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Publication numberUS5451674 A
Publication typeGrant
Application numberUS 08/159,266
Publication dateSep 19, 1995
Filing dateNov 30, 1993
Priority dateNov 8, 1989
Fee statusLapsed
Also published asDE69017039D1, DE69017039T2, EP0500644A1, EP0500644B1, US5318912, WO1991007659A1
Publication number08159266, 159266, US 5451674 A, US 5451674A, US-A-5451674, US5451674 A, US5451674A
InventorsJack Silver, Kenneth R. Rickwood, Mustafa T. Ahmet
Original AssigneeBritish Technology Limited
Export CitationBiBTeX, EndNote, RefMan
External Links: USPTO, USPTO Assignment, Espacenet
Transition metal azatetrabenzoporphyrins useful as gas sensors
US 5451674 A
A gas sensor has a gas-sensing component which changes color and/or conductivity on exposure to certain gases, which component comprises a (mono, di or tri) azatetrabenzoporphyrin. Certain (mono, di or tri) azatetrabenzoporphyrins containing a transition metal ion selected from chromium (III), vanadyl, manganese, cobalt or iron (III) are novel.
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We claim:
1. A transition metal mono-,-di- or- tri-azatetrabenzoporphyrin or a mixture thereof, wherein said transition metal is in the form of a transition metal ion selected from the group consisting of chromium (III), vanadyl, manganese, cobalt and iron (III).
2. A transition metal mono-, di- or tri-azatetrabenzoporphyrin or a mixture thereof according to claim 1, wherein the transition metal ion is associated with an anion or anionic ligand selected from the group consisting of oxide, chloride and bromide ions.
3. A transition metal tetrabenzotriazaporphyrin wherein the transition metal is in the form of a transition metal ion selected from the group consisting of chromium (III), vanadyl, manganese, cobalt and iron (III).

This is a continuation of application Ser. No. 07/862,546, filed Jun. 23, 1992, now U.S. Pat. No. 5,318,912.

This invention relates to gas sensors and to certain novel compounds which are suitable for use in gas sensors.

The ability of phthalocyanines, and certain other semi-conducting complex ring systems, to act as gas sensing materials has been known for some years. Thus GB-A-2111987 and GB-A-2186087 disclose the use of multi-ring organic semi-conducting compounds in the detection of "NOX" gases. The use of organometallic derivatives of phthalocyanine, meso-tetraarylporphin and dihydrodibenzotetraazaannulene to detect chlorine and NOX gases is also discussed in J. Chem. Soc., Faraday Trans. 1, 80, No. 4, 1984, 851-863, J. Phys. Chem. Solids, 49, No. 9, 1988, 1003-1008 and Sensors and Actuators, 15, No. 4, 1988, 359-370, while FR-A-2383440 discloses the use of symmetrical phthalocyanine and porphyrin organometallics in the detection of a range of gases. Gas detection is effected by virtue of changes in conductivity and/or spectral properties of the semi-conductors.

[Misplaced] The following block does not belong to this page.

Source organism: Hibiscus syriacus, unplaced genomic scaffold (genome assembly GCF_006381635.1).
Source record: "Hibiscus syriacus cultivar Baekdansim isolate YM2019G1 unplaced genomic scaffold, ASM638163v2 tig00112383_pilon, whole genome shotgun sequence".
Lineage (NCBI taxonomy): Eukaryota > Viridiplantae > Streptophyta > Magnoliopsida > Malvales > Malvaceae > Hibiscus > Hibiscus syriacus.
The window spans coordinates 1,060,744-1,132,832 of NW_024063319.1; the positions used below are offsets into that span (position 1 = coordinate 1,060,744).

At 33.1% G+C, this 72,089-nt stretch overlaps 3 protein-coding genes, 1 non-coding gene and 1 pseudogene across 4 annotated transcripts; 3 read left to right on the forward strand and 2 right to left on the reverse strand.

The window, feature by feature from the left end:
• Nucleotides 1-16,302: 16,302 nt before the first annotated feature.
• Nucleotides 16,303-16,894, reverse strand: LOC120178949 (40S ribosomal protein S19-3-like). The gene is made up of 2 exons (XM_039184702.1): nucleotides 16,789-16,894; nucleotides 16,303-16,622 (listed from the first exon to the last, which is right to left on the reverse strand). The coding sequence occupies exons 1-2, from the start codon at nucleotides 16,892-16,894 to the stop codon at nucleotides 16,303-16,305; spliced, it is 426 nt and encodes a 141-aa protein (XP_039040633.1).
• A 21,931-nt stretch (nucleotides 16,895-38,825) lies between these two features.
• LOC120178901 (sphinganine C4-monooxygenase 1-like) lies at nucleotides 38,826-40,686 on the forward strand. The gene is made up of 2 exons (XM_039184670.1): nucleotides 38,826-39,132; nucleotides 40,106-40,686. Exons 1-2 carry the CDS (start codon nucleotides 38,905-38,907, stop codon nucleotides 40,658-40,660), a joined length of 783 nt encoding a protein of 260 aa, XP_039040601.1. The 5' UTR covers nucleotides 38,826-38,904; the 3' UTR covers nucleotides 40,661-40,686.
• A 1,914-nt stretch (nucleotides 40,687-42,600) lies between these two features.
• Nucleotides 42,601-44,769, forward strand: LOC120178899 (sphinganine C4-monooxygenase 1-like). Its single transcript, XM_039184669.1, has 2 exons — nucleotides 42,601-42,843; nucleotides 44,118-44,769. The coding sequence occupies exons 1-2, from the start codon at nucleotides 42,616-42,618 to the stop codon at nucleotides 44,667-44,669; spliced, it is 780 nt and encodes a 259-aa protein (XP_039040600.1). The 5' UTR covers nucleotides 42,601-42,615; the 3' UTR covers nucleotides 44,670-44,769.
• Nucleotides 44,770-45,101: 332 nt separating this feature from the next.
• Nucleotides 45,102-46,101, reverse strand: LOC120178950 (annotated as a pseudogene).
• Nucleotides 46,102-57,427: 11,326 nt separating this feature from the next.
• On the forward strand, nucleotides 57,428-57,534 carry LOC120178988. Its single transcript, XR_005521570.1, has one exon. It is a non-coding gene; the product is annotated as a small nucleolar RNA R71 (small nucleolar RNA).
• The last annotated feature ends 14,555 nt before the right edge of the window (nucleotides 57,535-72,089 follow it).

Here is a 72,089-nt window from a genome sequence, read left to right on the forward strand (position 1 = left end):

There is a need to develop further improved methods of detecting the presence of gases, for example the presence, and preferably also the concentration, of industrial pollutant gases in order to distinguish therebetween. The present invention therefore seeks to provide gas sensors exhibiting improved sensitivity and selectivity.

According to the present invention a gas sensor comprises as the gas-sensing component, which changes colour and/or electrical conductivity on exposure to certain gases, a (mono, di or tri) azatetrabenzoporphyrin. The benzoporphyrin may optionally contain a metal. Mixtures of the macrocycles may be employed. A bank of such sensors may be provided, of graded sensitivity, to reveal (by how many in the bank were affected) the concentration of any temporary exposure to gas.

We have surprisingly found that, while it is known that phthalocyanine is easier to oxidise than is porphyrin, the mono-, di- or triazatetrabenzoporphyrins of the invention are even easier than either phthalocyanine or porphyrin. The oxidation potentials of these various compounds are different, and this can be exploited by using a specific compound of appropriate oxidation potential to respond selectively to desired gases. In furtherance of such selectivity, the compound may be appropriately substituted.

An oxidant/reductant sensor according to the invention, which can sense dissolved gases such as chlorine, nitrogen oxides, SO2, H2 S and bromine in water and also ions resulting therefrom and other ions which may be present such as perchlorate and dithionite, comprises a tetrabenzoazaporphyrin as set forth above, which tetrabenzoazaporphyrin covers an area of a support which is stationed in or which is capable of being moved into and out of a location in which it is exposed to the oxidant/reductant. The sensors may be passive or active, thus passive sensors (such as badges or coated dipsticks) will show a colour change on exposure to a gas or a solution of oxidant or reductant (such as a chlorine--contaminated water reservoir) which change can be monitored by subsequent measurement of optical absorption change. Alternatively, means may be provided to apply a potential difference across the macrocycle component and measure the current required to restore the original colour as a measure of the oxidant/reductant content of the environment. Active sensors may monitor a change in either or both of optical absorption and electrical conduction in an on going manner.